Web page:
ERBIL, Iraq, (Reuters) - A mass grave containing the remains of at least 16 Yazidis was unearthed in northern Iraq on Friday as the atrocities committed by Islamic State against the religious minority gradually come to light.
The grave in the northwestern district of Zumar is the second to be discovered this week. The bones of around 27 other Yazidis were found in a bloodstained pit several days ago in the Sinjar area.
Yazidi member of parliament Vian Dakhil said preliminary analysis indicated six of the bodies in the grave belonged to infants and two were women, all of whom seem to have been killed in the early days of Islamic State’s incursion last summer.
The Yazidis, thought to number several hundred thousand in Iraq before they came under attack by Islamic State, are mostly Kurdish speakers whose ancient religion has elements of Zoroastrianism, Christianity and Islam.
Islamic State militants say they are devil worshippers, an accusation Yazidis reject, and must convert to Islam or die.
Dakhil said it is not yet clear how the victims died, but some skulls showed signs of damage.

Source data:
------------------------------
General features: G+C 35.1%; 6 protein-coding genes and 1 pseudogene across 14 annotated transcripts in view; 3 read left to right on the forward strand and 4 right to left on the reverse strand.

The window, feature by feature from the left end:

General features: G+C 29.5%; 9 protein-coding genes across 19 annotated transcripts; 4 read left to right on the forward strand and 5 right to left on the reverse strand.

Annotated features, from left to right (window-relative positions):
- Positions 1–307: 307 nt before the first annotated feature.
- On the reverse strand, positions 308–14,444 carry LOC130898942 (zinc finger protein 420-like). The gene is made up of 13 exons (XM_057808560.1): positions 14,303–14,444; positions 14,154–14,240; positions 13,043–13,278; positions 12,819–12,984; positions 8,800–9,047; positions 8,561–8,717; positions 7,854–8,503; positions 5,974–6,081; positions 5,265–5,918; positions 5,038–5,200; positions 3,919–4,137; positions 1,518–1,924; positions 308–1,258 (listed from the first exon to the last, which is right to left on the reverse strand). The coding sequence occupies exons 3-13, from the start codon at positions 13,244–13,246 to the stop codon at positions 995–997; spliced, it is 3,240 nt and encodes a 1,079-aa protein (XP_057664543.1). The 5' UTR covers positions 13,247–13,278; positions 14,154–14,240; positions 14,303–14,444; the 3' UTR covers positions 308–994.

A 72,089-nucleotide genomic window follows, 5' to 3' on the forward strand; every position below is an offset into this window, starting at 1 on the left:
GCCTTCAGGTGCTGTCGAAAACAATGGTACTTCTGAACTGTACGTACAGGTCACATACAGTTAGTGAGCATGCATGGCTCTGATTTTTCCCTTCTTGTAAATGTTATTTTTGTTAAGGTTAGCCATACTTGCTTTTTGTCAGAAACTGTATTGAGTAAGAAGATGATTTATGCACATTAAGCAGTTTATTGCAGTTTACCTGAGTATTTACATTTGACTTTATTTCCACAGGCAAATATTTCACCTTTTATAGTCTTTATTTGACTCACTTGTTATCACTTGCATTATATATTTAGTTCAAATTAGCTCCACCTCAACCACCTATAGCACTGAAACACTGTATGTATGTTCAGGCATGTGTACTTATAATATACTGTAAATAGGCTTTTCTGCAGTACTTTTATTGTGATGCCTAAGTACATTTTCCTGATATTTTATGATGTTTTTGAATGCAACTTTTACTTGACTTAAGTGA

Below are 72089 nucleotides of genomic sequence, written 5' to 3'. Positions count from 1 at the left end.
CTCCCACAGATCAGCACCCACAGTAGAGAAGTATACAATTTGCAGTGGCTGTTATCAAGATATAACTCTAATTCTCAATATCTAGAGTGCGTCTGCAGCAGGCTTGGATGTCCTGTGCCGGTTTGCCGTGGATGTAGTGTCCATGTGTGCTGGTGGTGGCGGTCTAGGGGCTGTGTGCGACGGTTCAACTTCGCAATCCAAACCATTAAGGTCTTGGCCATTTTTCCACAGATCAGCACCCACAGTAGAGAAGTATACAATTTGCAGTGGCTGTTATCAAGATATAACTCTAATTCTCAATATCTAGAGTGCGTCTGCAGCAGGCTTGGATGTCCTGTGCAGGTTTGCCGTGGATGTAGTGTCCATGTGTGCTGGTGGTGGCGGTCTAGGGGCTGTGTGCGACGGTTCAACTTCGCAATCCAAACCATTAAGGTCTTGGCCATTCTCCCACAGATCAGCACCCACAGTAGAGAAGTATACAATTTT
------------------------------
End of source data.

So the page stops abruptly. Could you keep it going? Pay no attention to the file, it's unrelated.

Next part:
Kurdish peshmerga forces in northwestern Iraq were overpowered by Islamic State militants in August and withdrew, leaving minority Yazidis at the mercy of the extremist group.
Hundreds of Yazidis were killed and thousands captured and enslaved by the militants, who overran the northern city of Mosul in June and proclaimed an Islamic caliphate spanning Iraq and Syria.
Tens of thousands fled to the Kurdistan region, where they are living in camps alongside other ethnic and religious minorities as well Sunni Muslims displaced by the jihadists.
The peshmerga have been regaining ground in northern Iraq over the past months, backed by coalition airstrikes. Some eleven Yazidi mass graves have been uncovered so far, Dakhil said.
Reporting by Isabel Coles; Editing by Tom Heneghan